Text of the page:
5. Navigation Skills – If the broker can not locate your property or needs you to show them around, that could be a red flag. Eventually the broker will have to show a buyer around the property and you do not want them getting lost! The broker should have tools that allow them to navigate the property such as a smart phone or tablet.

6. Designations - Does the Broker have designations or training that uniquely qualifies him/her to list and market your property?

The National Association of Realtors®  Code of Ethics Article 11
 states….The services which REALTORS® provide to their clients and customers shall conform to the standards of practice and competence which are reasonably expected in the specific real estate disciplines in which they engage; specifically, residential real estate brokerage, real property management, commercial and industrial real estate brokerage, land brokerage, real estate appraisal, real estate counseling, real estate syndication, real estate auction, and international real estate.
REALTORS® shall not undertake to provide specialized professional services concerning a type of property or service that is outside their field of competence unless they engage the assistance of one who is competent on such types of property or service, or unless the facts are fully disclosed to the client. 

We have a fiduciary responsibility to you the client. In summary, if you are offering a triple net lease 50,000 sq. ft. warehouse in Atlanta, GA  I am NOT your man. If are selling a ski-in ski-out vacation home in Vail, Colorado I am NOT your man. Find someone in your area that specializes in your type real estate and put them to work.

To view my listings, visit  If you have questions about buying or selling Land, contact G. Kent Morris, ALC, RF @ 706.457.0090

Monday, August 3, 2015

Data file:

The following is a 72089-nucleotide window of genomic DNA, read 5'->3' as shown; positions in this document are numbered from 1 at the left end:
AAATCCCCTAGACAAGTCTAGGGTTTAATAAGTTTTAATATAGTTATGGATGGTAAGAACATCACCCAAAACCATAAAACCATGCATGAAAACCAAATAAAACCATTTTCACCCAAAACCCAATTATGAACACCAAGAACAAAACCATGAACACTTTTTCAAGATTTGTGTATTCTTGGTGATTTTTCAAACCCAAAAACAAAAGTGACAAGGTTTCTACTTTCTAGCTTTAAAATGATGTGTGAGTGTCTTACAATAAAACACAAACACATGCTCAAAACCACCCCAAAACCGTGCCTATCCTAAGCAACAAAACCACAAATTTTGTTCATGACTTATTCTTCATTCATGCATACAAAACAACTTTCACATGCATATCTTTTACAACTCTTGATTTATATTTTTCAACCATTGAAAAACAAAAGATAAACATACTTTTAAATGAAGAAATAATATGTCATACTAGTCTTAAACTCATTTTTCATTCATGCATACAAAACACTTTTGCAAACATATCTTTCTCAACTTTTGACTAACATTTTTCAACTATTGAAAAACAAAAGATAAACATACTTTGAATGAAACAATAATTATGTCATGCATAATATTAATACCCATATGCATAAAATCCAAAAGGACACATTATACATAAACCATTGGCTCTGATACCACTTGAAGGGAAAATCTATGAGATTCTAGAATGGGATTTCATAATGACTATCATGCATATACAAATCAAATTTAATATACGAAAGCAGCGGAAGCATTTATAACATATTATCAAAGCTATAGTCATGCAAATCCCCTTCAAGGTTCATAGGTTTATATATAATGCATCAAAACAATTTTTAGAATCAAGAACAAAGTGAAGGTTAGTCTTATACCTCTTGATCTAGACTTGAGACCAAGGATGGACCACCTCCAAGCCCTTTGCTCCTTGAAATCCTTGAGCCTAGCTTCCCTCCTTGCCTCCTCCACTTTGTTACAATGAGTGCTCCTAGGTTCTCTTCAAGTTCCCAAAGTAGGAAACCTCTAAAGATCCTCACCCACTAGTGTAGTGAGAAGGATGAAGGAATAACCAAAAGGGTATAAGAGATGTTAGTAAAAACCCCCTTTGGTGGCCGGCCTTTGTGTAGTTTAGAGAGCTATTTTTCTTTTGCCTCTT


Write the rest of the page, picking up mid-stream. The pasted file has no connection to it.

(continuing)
Having worked for a coal mining company for 18 years, I thought this would be an interesting post. Mineral rights refer to the ownership of the mineral estate which lies beneath the surface. Separate from the surface estate, the mineral estate comes with it’s own rights and rules for access AND they can vary from state to state! In areas where the mineral rights are valuable, they usually have been severed from the surface rights many years ago and typically are owned by wealthy people, companies, etc. However the sand and gravel generally belongs to the surface owner. The United States is one of the few countries whereby it’s citizens can own mineral rights. In most countries around the world, the government owns all the minerals. Just like the surface rights, mineral rights are described by a legal description. In most land purchases, the mineral rights are conveyed as well. 

(Survey conducted by the Realtors Land Institute).

If you own the property in ‘fee simple’ you would own the surface and mineral rights.

As a mineral owner you would be entitled to royalties as the minerals or gas are extracted. Royalty is defined as - A payment to the owner of the mineral rights for the privilege of extracting the minerals from the ground based on a lease agreement. The royalty payment is based on a portion of earnings from production and varies depending on the type of mineral and the market conditions. For example, coal royalties are based on a price per ton and Natural Gas is based on a price per cubic feet.

Mineral ownership is quite different from state to state and some states make it much easier for the mineral owner to access and extract the minerals than others.

To see my listings visit Buying or Selling LAND? Contact G. Kent Morris, ALC, RF @ (706) 457-0090